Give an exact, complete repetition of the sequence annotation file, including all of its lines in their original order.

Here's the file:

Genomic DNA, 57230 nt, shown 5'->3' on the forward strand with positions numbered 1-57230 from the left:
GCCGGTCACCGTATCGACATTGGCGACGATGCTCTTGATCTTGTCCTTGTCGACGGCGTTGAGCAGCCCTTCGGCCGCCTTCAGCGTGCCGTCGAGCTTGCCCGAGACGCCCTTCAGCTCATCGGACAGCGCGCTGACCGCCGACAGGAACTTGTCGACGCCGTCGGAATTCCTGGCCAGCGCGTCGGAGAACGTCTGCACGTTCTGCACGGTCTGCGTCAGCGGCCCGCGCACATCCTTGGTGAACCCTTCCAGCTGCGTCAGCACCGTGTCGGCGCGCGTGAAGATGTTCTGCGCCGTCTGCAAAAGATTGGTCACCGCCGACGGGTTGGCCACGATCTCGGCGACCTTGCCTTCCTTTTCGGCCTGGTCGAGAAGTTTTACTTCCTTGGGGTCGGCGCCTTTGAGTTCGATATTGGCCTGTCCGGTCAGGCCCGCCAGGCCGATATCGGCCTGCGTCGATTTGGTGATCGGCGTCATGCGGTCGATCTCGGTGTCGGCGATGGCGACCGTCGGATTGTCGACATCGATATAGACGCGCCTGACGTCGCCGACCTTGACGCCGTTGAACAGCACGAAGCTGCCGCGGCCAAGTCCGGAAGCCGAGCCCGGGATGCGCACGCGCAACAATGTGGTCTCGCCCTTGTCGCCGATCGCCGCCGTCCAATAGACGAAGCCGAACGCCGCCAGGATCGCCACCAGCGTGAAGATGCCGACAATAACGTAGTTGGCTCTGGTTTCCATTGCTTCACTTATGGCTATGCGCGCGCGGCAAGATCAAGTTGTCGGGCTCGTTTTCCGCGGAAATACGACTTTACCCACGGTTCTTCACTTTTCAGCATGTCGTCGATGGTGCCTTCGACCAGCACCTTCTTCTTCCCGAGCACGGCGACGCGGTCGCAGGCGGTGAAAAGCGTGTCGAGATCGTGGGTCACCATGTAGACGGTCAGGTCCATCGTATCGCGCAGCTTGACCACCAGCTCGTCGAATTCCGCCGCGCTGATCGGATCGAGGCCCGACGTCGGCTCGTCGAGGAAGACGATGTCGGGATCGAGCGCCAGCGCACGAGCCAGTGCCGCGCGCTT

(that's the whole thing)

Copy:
Genomic DNA, 57230 nt, shown 5'->3' on the forward strand with positions numbered 1-57230 from the left:
GCCGGTCACCGTATCGACATTGGCGACGATGCTCTTGATCTTGTCCTTGTCGACGGCGTTGAGCAGCCCTTCGGCCGCCTTCAGCGTGCCGTCGAGCTTGCCCGAGACGCCCTTCAGCTCATCGGACAGCGCGCTGACCGCCGACAGGAACTTGTCGACGCCGTCGGAATTCCTGGCCAGCGCGTCGGAGAACGTCTGCACGTTCTGCACGGTCTGCGTCAGCGGCCCGCGCACATCCTTGGTGAACCCTTCCAGCTGCGTCAGCACCGTGTCGGCGCGCGTGAAGATGTTCTGCGCCGTCTGCAAAAGATTGGTCACCGCCGACGGGTTGGCCACGATCTCGGCGACCTTGCCTTCCTTTTCGGCCTGGTCGAGAAGTTTTACTTCCTTGGGGTCGGCGCCTTTGAGTTCGATATTGGCCTGTCCGGTCAGGCCCGCCAGGCCGATATCGGCCTGCGTCGATTTGGTGATCGGCGTCATGCGGTCGATCTCGGTGTCGGCGATGGCGACCGTCGGATTGTCGACATCGATATAGACGCGCCTGACGTCGCCGACCTTGACGCCGTTGAACAGCACGAAGCTGCCGCGGCCAAGTCCGGAAGCCGAGCCCGGGATGCGCACGCGCAACAATGTGGTCTCGCCCTTGTCGCCGATCGCCGCCGTCCAATAGACGAAGCCGAACGCCGCCAGGATCGCCACCAGCGTGAAGATGCCGACAATAACGTAGTTGGCTCTGGTTTCCATTGCTTCACTTATGGCTATGCGCGCGCGGCAAGATCAAGTTGTCGGGCTCGTTTTCCGCGGAAATACGACTTTACCCACGGTTCTTCACTTTTCAGCATGTCGTCGATGGTGCCTTCGACCAGCACCTTCTTCTTCCCGAGCACGGCGACGCGGTCGCAGGCGGTGAAAAGCGTGTCGAGATCGTGGGTCACCATGTAGACGGTCAGGTCCATCGTATCGCGCAGCTTGACCACCAGCTCGTCGAATTCCGCCGCGCTGATCGGATCGAGGCCCGACGTCGGCTCGTCGAGGAAGACGATGTCGGGATCGAGCGCCAGCGCACGAGCCAGTGCCGCGCGCTT